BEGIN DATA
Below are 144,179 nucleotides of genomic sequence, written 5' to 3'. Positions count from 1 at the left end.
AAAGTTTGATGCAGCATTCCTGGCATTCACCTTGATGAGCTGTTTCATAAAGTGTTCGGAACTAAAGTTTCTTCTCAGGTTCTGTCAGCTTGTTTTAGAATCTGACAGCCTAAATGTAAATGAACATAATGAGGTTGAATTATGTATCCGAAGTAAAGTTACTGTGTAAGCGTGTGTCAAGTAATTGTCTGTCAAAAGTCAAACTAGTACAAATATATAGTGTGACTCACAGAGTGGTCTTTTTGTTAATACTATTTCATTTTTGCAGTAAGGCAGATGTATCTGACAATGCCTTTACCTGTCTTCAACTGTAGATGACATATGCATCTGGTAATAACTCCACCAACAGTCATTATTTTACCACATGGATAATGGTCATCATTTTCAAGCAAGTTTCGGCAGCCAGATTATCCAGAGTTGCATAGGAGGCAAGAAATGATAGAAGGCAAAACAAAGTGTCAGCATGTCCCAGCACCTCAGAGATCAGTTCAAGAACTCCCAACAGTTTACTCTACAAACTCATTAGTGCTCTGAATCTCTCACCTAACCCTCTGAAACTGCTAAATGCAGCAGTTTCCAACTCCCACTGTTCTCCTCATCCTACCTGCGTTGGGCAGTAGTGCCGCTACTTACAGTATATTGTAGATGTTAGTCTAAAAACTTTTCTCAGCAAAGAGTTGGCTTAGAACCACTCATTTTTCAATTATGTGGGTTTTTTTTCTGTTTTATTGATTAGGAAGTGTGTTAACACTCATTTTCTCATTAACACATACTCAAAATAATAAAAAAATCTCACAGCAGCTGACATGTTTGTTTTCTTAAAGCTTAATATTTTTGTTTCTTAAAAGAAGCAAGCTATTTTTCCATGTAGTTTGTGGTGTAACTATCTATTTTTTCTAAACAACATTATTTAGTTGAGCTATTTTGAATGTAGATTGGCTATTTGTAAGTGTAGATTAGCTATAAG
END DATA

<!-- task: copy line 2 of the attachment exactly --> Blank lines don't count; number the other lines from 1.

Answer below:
AAAGTTTGATGCAGCATTCCTGGCATTCACCTTGATGAGCTGTTTCATAAAGTGTTCGGAACTAAAGTTTCTTCTCAGGTTCTGTCAGCTTGTTTTAGAATCTGACAGCCTAAATGTAAATGAACATAATGAGGTTGAATTATGTATCCGAAGTAAAGTTACTGTGTAAGCGTGTGTCAAGTAATTGTCTGTCAAAAGTCAAACTAGTACAAATATATAGTGTGACTCACAGAGTGGTCTTTTTGTTAATACTATTTCATTTTTGCAGTAAGGCAGATGTATCTGACAATGCCTTTACCTGTCTTCAACTGTAGATGACATATGCATCTGGTAATAACTCCACCAACAGTCATTATTTTACCACATGGATAATGGTCATCATTTTCAAGCAAGTTTCGGCAGCCAGATTATCCAGAGTTGCATAGGAGGCAAGAAATGATAGAAGGCAAAACAAAGTGTCAGCATGTCCCAGCACCTCAGAGATCAGTTCAAGAACTCCCAACAGTTTACTCTACAAACTCATTAGTGCTCTGAATCTCTCACCTAACCCTCTGAAACTGCTAAATGCAGCAGTTTCCAACTCCCACTGTTCTCCTCATCCTACCTGCGTTGGGCAGTAGTGCCGCTACTTACAGTATATTGTAGATGTTAGTCTAAAAACTTTTCTCAGCAAAGAGTTGGCTTAGAACCACTCATTTTTCAATTATGTGGGTTTTTTTTCTGTTTTATTGATTAGGAAGTGTGTTAACACTCATTTTCTCATTAACACATACTCAAAATAATAAAAAAATCTCACAGCAGCTGACATGTTTGTTTTCTTAAAGCTTAATATTTTTGTTTCTTAAAAGAAGCAAGCTATTTTTCCATGTAGTTTGTGGTGTAACTATCTATTTTTTCTAAACAACATTATTTAGTTGAGCTATTTTGAATGTAGATTGGCTATTTGTAAGTGTAGATTAGCTATAAG